Journal of Medical Cases, ISSN 1923-4155 print, 1923-4163 online, Open Access
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Case Report

Volume 8, Number 11, November 2017, pages 335-339

A 37-Year-Old Female With Abdominal Pain and Diarrhea: A Case of Idiopathic Hypereosinophilic Syndrome


Figure 1.
Figure 1. Abdominal CT, thickening of distal esophagus (white arrow) is evident. A left-sided pleural effusion is also seen (yellow arrow head).
Figure 2.
Figure 2. Abdominal CT, small bowel thickening (arrow) is evident in both axial (right) and coronal images.
Figure 3.
Figure 3. Hematoxylin and eosin stains of proximal (right) and distal (left) esophagus. Abundant eosinophils present (arrow), with the formation of eosinophilic abscess.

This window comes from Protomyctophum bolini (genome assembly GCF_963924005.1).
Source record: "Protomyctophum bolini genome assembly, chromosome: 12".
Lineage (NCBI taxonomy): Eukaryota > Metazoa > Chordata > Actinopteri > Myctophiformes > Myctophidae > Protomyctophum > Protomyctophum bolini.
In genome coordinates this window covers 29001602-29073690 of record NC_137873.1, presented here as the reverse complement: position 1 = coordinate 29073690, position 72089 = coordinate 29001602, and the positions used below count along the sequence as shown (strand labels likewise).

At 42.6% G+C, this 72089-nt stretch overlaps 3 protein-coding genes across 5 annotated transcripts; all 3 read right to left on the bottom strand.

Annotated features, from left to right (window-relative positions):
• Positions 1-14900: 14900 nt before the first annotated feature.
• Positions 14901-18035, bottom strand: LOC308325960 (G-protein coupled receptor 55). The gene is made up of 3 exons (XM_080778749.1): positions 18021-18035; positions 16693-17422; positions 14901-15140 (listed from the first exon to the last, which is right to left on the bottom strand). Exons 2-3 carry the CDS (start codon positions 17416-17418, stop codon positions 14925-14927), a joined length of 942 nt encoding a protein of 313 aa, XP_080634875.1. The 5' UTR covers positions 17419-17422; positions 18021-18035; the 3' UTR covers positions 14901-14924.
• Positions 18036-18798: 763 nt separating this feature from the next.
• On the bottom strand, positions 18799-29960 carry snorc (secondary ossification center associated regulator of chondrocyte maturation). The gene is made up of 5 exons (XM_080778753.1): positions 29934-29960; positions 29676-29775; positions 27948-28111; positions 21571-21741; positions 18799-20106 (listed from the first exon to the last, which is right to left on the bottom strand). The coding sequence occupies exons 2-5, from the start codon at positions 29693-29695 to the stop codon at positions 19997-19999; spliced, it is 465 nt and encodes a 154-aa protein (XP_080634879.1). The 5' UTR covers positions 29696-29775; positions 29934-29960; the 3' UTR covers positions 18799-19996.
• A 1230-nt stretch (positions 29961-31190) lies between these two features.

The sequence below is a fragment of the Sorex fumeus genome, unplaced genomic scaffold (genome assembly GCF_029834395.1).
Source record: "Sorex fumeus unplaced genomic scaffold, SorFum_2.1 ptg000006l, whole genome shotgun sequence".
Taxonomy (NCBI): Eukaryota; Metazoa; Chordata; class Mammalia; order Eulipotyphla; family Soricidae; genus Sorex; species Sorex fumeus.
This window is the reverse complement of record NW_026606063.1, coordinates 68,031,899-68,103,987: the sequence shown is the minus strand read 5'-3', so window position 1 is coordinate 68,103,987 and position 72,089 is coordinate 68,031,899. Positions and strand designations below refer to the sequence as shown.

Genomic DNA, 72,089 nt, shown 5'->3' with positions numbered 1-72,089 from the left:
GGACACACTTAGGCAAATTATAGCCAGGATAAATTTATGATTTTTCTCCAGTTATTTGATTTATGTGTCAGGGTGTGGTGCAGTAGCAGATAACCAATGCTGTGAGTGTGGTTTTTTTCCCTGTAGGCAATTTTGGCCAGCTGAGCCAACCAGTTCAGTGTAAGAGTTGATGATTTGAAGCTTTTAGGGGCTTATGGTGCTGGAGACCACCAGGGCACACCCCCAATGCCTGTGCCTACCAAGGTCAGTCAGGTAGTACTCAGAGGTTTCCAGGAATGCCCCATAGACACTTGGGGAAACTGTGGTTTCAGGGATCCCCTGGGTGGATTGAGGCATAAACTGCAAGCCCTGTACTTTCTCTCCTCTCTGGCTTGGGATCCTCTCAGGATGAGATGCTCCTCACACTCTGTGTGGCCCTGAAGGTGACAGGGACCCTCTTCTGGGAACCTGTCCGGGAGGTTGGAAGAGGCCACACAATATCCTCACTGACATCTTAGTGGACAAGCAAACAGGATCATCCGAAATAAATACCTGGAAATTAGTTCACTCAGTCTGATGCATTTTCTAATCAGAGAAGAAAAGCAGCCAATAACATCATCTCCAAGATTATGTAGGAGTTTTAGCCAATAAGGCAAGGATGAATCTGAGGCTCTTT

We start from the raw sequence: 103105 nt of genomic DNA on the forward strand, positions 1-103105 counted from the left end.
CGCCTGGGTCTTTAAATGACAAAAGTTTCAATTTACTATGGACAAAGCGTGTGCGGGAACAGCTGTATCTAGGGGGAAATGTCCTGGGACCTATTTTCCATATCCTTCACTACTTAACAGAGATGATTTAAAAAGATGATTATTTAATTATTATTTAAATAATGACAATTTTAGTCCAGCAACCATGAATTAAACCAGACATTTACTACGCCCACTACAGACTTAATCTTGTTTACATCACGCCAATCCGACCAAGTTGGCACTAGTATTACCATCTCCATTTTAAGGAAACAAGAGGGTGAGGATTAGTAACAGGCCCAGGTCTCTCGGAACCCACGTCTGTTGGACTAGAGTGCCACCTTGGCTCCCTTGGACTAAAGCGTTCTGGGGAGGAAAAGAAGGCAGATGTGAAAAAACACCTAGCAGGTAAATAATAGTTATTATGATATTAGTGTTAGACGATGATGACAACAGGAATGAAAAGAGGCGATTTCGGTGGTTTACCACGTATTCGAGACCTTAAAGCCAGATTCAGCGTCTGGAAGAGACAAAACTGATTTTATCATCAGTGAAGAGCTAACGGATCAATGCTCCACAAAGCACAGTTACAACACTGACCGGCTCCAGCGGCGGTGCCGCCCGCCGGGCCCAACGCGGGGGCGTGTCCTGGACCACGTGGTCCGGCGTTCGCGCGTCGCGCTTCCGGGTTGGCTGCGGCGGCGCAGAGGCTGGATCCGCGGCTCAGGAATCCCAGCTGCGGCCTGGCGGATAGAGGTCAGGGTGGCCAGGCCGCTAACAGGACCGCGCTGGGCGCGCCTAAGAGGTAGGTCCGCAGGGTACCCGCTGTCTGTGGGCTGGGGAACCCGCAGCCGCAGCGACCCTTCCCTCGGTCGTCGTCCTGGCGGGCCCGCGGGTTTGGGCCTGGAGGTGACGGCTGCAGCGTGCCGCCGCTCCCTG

Figure 4.
Figure 4. Hematoxylin and eosin stain of duodenal mucosa. Eosinophilic duodenitis with diffuse lamina propria eosinophils (arrow).


Table 1. Etiology of Eosinophilia
Modified from [2, 5].
InfectiousViral (HIV, HTLV1, EBV)
Parasitic (Strongyloides spp, Sarcocystis hominis, Isospora belli, Schistosoma spp., filariasis)
Fungal (Coccidioides spp)
Bacterial (tuberculosis)
Atopic dermatitis
Allergic rhinitis
MalignanciesSolid tumors
Systemic mastocytosis
Hematologic malignancies (Hodgkin lymphoma, chronic eosinophilic leukemia, chronic myeloid leukemia)
MedicationsAnticonvulsivants (carbamazepine, valproic acid)
Antidepressives (IRSS, amitriptyline)
Antibiotics (beta-lactam antibiotics, trimethoprim-sulfamethoxazole, quinolones)
Antiretrovirals (efavirenz, abacavir)
Hypereosinophilic syndrome (HES)Myeloid HES
Lymphocytic HES
Idiopathic HES
Associated HES
Overlap HES
Familiar HES
Immune deregulationAllergic bronchopulmonar Aspergiliosis
HyperIgE syndrome (Job syndrome)
Eosinophilic granulomatosis with polyangiitis
Gleich syndrome
IgG4 disease
Inflammatory bowel disease
OthersAdrenal insufficiency
Radiation exposure
Cholesterol emboli